12:00 pm
allowing states to set their own standards. live coverage of the house. [captioning performed by national captioning institute] [captions copyright national cable satellite corp. 2013] the speaker pro tempore: the house will be in order. the prayer listen offered by guest chaplain major howard bell, 932nd airlift wing, scott air force base, illinois. major. the chaplain: would you bow with me please. almighty god, we ask for your divine blessing on this congress, we ask that you bless them as they share the privilege that befuddled moses d has driven some to amazing
12:01 pm
places, leadership. we ask you to give to this congress the wisdom of solomon in the decisions they must makering the courage of david when faced with giants in the land, the strength of samson to endure the daily grind, the patience of job to deal with the everlasting demands placed upon them and the come compassion of a parent with a hurting child. we have confidence in our president, our nation and especially you as we make these requests, trusting in you they will be accomplished. it is in your holy name we pray, amen. the speaker pro tempore: the chair has examined the journal of the last day's proceedings and announces to the house his approval thereof. pursuant to clause 1 of rule 1, the journal stands approved. >> mr. speaker, pursuant to clause 1 of rule 1, i demand a vote on agreeing to the speaker's approval of the
12:02 pm
journal. the speaker pro tempore: the question is on agreeing to the speaker's approval of the journal. those in favor say aye. those opposed, no. the ayes have it. the journal stands approved. >> mr. speaker, i demand the yeas and nays. the speaker pro tempore: the yeas and nays are requested. those favoring a vote by the yeas and nays will please rise. a sufficient number having risen this eyeas and nays are ordered. pursuant to clause 8 of rule 20, further proceedings on this question are postpone the pledge of allegiance will be led by the gentlewoman from missouri, mrs. hartzler. mrs. hartzler: if you'll all join with me, please. i pledge allegiance to the flag of the united states of america and to the republic for which it stands, one nation, under god, indivisible, with liberty and justice for all. the speaker pro tempore: without objection, the gentleman from illinois, mr. shimkus is recognized for one minute.
12:03 pm
without objection. mr. shimkus: thank you, mr. speaker. i rise today to honor chaplain howard bell who led us in the opening prayer. the tradition of opening prayer begins with the continental ongress in 1774 when the reverend jacob duchet of philadelphia offered a prayer at its start. since that time the house has enjoyed over 200 yearser is vancy from the chaplain of the house. chaplain bell has served in churches in missouri and illinois since 19 8 while serving his church, he was commissioned as a chaplain captain in the united states air force reserves in 2002. and assigned to the individual mobilization augmentation to the 375th air wing at scott air force base. in 2008, he was deployed to fghanistan and assigned to the 455th air expeditionary force at bagram airfield as a hospital chaplain where he received the army commendation medal. since then he's restheaved air force commendation medal, the international security and assistance force medal and the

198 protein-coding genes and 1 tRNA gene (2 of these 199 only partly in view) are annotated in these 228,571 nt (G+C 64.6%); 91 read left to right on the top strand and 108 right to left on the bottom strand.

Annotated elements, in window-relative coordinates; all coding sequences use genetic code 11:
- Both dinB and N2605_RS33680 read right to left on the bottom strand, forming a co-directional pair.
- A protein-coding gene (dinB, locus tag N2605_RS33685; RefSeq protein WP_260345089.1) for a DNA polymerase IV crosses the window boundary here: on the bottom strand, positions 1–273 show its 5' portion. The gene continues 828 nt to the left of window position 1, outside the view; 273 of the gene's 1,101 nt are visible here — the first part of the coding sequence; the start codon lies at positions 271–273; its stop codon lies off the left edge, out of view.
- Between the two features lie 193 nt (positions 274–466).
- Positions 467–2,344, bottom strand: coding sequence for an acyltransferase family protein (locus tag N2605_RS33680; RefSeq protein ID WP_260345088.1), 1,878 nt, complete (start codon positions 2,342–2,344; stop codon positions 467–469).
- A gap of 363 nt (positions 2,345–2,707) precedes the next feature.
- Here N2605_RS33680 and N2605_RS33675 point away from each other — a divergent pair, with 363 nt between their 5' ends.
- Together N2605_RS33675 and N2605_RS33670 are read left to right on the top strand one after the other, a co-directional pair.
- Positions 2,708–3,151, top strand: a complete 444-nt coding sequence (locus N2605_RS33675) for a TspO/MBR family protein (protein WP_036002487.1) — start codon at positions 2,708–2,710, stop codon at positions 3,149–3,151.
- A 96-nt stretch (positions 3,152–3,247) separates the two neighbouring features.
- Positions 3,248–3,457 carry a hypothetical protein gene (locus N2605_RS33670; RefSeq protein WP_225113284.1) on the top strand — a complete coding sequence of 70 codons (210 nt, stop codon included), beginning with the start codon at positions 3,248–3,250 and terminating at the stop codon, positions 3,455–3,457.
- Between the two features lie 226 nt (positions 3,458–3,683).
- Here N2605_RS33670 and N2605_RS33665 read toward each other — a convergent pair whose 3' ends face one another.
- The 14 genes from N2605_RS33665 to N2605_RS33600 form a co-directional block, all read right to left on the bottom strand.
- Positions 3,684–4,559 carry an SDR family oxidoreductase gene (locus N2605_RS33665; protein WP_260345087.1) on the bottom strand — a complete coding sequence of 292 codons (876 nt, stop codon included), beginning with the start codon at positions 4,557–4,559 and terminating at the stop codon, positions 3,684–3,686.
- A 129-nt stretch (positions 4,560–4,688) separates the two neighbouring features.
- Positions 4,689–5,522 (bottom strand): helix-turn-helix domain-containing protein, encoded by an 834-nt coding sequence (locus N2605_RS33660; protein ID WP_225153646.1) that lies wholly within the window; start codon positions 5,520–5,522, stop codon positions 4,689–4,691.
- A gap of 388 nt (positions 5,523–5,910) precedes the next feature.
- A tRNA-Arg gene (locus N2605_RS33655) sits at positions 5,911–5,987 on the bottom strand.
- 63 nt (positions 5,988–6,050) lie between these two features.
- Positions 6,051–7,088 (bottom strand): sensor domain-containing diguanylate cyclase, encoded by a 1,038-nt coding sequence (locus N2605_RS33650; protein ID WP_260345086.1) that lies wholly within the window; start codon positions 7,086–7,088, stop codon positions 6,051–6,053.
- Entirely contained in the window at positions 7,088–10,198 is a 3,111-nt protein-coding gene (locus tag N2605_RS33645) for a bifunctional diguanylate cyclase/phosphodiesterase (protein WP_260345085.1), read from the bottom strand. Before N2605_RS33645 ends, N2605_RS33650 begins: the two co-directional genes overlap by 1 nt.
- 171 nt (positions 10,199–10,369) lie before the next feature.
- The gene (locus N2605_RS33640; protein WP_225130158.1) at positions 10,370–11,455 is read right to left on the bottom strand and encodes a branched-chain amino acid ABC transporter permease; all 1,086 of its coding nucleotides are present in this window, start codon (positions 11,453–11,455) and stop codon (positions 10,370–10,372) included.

12:04 pm
afghanistan enduring freedom medal. he was also appointed wing chaplain of the 932nd airlift wing where he supervises a ministry of nearly 1,200 airmen in the wing. e is currently pastor of the united methodist church in the a illinois and lewisville united methodist church in lewisville, illinois. it is my pleasure to welcome a man with embodies so many of the qualities of the people of illinois. i yield back my time. the speaker pro tempore: the chair will entertain 15 further requests for one-minute speeches on either side of the aisle. for what purpose does the gentleman from virginia seek recognition? >> mr. speaker, i ask unanimous consent to address the house for one minute and revise and extend my remarks. the speaker pro tempore: without objection. >> mr. speaker, last week, more
12:05 pm
civilians 0 d.o.d. began their furlough days. our men and women in uniform and civilians who support them should not have to bear this burden. now men and women across the country, engineers, welders, and others who devoted themselves to national security find themselves losing pay and struggling to get by. the navy, marine corps and air rce say they'll be able to complete the fiscal year without furlough, the secretary of defense wouldn't allow the secretaries to make their own decisions based on budgetary constraints. the entire department is suffering as a result. the body has acted multiple times to end this process. mr. forbes: i urge the senate and the president to move on this to end this restriction. with that, mr. speaker, i yield back.
12:06 pm
the speaker pro tempore: the gentleman yields back. for what purpose does the gentleman from maryland seek recognition? >> i ask unanimous consent to revise and extend my remarks. the speaker pro tempore: without objection. mr. hoyer: i rise with a great deal of sadness, saddened by the passing of my friend, william h. gray who represented the people of pennsylvania's second district in this house from 1979 to 1991. bill gray was a historic figure, i had the honor of serving as vice chairman they have -- chairman of the democratic caucus when he chaired the democratic caucus. he made history as the first african-american democratic hip from 1981 to 1991. as budget chairman, bill gray played an instrumental role in setting the stage for the balanced budget of the 1990's. he was a leading voice against apartheid. some of us just participated in